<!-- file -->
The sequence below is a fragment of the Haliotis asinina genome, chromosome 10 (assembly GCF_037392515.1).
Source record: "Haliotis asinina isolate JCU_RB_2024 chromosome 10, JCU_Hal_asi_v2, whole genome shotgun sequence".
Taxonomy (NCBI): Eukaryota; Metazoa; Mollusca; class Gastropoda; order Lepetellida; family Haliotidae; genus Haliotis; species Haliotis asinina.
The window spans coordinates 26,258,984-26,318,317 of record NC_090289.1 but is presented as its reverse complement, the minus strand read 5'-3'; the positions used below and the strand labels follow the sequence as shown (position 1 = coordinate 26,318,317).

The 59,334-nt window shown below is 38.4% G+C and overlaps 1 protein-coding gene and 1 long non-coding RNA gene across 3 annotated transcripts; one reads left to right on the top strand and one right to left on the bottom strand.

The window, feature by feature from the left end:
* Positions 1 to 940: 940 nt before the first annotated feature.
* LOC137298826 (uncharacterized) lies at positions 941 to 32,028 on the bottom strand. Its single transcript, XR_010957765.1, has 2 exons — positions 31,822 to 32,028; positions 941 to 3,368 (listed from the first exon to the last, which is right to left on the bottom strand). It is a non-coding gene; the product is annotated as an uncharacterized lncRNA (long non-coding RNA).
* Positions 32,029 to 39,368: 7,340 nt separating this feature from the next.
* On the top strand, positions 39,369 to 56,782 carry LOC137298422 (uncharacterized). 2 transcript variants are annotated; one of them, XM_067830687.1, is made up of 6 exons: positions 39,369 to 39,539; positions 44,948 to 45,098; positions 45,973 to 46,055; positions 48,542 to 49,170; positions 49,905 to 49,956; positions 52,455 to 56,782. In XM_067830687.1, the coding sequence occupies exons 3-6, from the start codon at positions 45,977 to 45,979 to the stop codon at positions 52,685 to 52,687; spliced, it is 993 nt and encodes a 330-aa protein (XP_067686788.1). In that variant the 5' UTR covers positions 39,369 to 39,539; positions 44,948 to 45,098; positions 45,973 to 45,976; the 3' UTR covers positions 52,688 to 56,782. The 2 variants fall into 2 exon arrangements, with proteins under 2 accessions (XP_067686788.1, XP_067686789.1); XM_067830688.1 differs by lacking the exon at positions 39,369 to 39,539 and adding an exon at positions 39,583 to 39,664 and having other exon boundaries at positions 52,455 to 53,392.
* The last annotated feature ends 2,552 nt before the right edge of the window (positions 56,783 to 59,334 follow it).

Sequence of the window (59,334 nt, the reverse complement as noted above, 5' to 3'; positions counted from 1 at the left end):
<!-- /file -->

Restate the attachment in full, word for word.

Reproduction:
The sequence below is a fragment of the Haliotis asinina genome, chromosome 10 (assembly GCF_037392515.1).
Source record: "Haliotis asinina isolate JCU_RB_2024 chromosome 10, JCU_Hal_asi_v2, whole genome shotgun sequence".
Taxonomy (NCBI): Eukaryota; Metazoa; Mollusca; class Gastropoda; order Lepetellida; family Haliotidae; genus Haliotis; species Haliotis asinina.
The window spans coordinates 26,258,984-26,318,317 of record NC_090289.1 but is presented as its reverse complement, the minus strand read 5'-3'; the positions used below and the strand labels follow the sequence as shown (position 1 = coordinate 26,318,317).

The 59,334-nt window shown below is 38.4% G+C and overlaps 1 protein-coding gene and 1 long non-coding RNA gene across 3 annotated transcripts; one reads left to right on the top strand and one right to left on the bottom strand.

The window, feature by feature from the left end:
* Positions 1 to 940: 940 nt before the first annotated feature.
* LOC137298826 (uncharacterized) lies at positions 941 to 32,028 on the bottom strand. Its single transcript, XR_010957765.1, has 2 exons — positions 31,822 to 32,028; positions 941 to 3,368 (listed from the first exon to the last, which is right to left on the bottom strand). It is a non-coding gene; the product is annotated as an uncharacterized lncRNA (long non-coding RNA).
* Positions 32,029 to 39,368: 7,340 nt separating this feature from the next.
* On the top strand, positions 39,369 to 56,782 carry LOC137298422 (uncharacterized). 2 transcript variants are annotated; one of them, XM_067830687.1, is made up of 6 exons: positions 39,369 to 39,539; positions 44,948 to 45,098; positions 45,973 to 46,055; positions 48,542 to 49,170; positions 49,905 to 49,956; positions 52,455 to 56,782. In XM_067830687.1, the coding sequence occupies exons 3-6, from the start codon at positions 45,977 to 45,979 to the stop codon at positions 52,685 to 52,687; spliced, it is 993 nt and encodes a 330-aa protein (XP_067686788.1). In that variant the 5' UTR covers positions 39,369 to 39,539; positions 44,948 to 45,098; positions 45,973 to 45,976; the 3' UTR covers positions 52,688 to 56,782. The 2 variants fall into 2 exon arrangements, with proteins under 2 accessions (XP_067686788.1, XP_067686789.1); XM_067830688.1 differs by lacking the exon at positions 39,369 to 39,539 and adding an exon at positions 39,583 to 39,664 and having other exon boundaries at positions 52,455 to 53,392.
* The last annotated feature ends 2,552 nt before the right edge of the window (positions 56,783 to 59,334 follow it).

Sequence of the window (59,334 nt, the reverse complement as noted above, 5' to 3'; positions counted from 1 at the left end):